01:24 GMT +320 October 2019
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    Pinaka 214MM multi barrel rocket launcher roll during the final full dress rehearsal for the Indian Republic Day parade in New Delhi on January 23, 2011

    Kashmiri Secessionists Favour Talks, Say No To Military Solution

    © AFP 2019 / RAVEENDRAN
    Asia & Pacific
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    New Delhi (Sputnik): After the resounding victory of Prime Minister Narendra Modi for a second term, the Governor of Jammu and Kashmir stated that he expects the secessionist group to come around for talks. The state has been under the president’s rule since August 2018, when the ruling BJP pulled the rug from under the coalition government.

    A leader from the largest secessionist group in India’s Kashmir Valley has said his group is in favour of talks to resolve the decades-long dispute concerning the rights of local Kashmiris.

    Mirwaiz Umar Farooq, Chairman of All Party Hurriyat Conference (APHC), a political group in Kashmir, said that they have always maintained engagement and dialogue among the stakeholders, as the most peaceful means of resolving the Kashmir issue and not settling anything by force.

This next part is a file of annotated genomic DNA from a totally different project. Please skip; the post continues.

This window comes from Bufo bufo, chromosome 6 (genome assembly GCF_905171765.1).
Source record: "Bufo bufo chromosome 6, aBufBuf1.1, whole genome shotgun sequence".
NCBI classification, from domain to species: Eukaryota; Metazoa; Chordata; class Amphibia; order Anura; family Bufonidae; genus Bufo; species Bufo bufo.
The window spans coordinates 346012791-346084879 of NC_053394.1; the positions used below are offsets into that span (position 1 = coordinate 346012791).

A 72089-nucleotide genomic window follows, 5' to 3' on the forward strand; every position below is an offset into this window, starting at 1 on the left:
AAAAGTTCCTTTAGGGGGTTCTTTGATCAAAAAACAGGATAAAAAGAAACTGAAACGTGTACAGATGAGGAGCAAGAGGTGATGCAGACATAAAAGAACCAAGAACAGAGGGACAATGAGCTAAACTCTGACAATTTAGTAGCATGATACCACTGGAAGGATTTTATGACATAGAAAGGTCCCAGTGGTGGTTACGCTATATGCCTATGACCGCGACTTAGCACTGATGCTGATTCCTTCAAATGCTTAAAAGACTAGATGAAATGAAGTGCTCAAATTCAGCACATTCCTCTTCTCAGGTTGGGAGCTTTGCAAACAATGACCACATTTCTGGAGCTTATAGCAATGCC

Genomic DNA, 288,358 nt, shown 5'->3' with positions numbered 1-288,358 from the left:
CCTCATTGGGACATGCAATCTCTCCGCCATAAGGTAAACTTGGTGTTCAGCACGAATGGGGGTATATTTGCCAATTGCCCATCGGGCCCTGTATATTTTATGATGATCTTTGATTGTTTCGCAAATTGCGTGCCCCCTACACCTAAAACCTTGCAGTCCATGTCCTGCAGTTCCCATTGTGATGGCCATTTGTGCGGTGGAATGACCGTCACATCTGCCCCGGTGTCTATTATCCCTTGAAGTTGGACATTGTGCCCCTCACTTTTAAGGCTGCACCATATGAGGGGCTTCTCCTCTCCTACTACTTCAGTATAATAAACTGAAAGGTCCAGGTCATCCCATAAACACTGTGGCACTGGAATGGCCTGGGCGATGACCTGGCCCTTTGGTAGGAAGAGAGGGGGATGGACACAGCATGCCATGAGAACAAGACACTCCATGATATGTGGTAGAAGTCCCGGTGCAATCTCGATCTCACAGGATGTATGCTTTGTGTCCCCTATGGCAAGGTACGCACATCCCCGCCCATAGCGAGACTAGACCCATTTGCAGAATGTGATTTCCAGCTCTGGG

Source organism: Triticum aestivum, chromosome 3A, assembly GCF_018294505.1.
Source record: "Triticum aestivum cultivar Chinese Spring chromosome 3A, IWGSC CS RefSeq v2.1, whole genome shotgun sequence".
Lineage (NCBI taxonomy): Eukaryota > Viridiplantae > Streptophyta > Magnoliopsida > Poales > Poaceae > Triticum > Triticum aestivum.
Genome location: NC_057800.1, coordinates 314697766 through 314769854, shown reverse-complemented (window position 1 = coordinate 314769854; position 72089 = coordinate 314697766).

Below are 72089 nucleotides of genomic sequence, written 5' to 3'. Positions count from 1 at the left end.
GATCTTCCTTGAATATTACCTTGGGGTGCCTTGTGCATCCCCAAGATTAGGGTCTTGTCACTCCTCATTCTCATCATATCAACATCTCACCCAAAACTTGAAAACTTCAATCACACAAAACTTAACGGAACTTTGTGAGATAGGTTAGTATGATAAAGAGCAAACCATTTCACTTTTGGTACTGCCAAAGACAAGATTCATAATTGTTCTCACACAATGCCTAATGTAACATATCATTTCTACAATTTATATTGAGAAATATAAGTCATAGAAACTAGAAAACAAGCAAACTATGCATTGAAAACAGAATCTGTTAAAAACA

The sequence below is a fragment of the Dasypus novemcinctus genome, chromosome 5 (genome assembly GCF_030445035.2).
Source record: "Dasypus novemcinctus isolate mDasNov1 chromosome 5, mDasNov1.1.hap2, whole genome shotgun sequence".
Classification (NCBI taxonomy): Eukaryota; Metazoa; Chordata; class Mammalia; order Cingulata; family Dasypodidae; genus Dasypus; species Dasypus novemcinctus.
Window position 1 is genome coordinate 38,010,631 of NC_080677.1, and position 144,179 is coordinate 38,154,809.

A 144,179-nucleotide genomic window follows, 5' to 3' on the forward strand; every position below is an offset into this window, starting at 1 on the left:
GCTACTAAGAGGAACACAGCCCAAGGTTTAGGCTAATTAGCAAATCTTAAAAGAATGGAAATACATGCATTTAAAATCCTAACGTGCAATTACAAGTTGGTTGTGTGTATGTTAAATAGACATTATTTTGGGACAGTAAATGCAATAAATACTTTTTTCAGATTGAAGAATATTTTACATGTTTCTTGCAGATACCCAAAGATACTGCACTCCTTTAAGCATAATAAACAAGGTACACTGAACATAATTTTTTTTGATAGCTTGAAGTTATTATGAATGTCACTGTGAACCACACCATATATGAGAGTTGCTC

“We have not said anything new. We have always been saying this. Kashmiris being the most affected party for the past seventy-two years, naturally want its resolution. Since its inception when all parties came together under one umbrella, APHC has maintained and reiterated that engagement and dialogue among stakeholders are the best and most peaceful means of resolution of Kashmir issue and not force. We have engaged with both India and Pakistan in the past", Farooq said.

    Kashmir has been a major bone of contention between rivals India and Pakistan since their independence from British rule in 1947, as both claim it in full but govern in part.

    Farooq said he believes the Kashmir issue cannot be resolved militarily or through confrontation, but dialogue and deliberation. He said he wants New Delhi to consider Pakistani Prime Minister Imran Khan’s offer of dialogue on all issues between the two countries as the way forward.

    India’s stated position is that violence and dialogue cannot go hand-in-hand and any discussion can only be held under the framework of the country's Constitution. New Delhi is also not agreeable for tripartite talks involving Islamabad, claiming the entire territory of Jammu and Kashmir belongs to India.

    Tensions between the two nations ran high after alleged terrorists, with purported camps in Pakistan, killed 40 personnel from India’s paramilitary force in Pulwama in February this year. India responded by carrying out aerial strikes on alleged militant training camps in Balakot, Pakistan-administered Kashmir.



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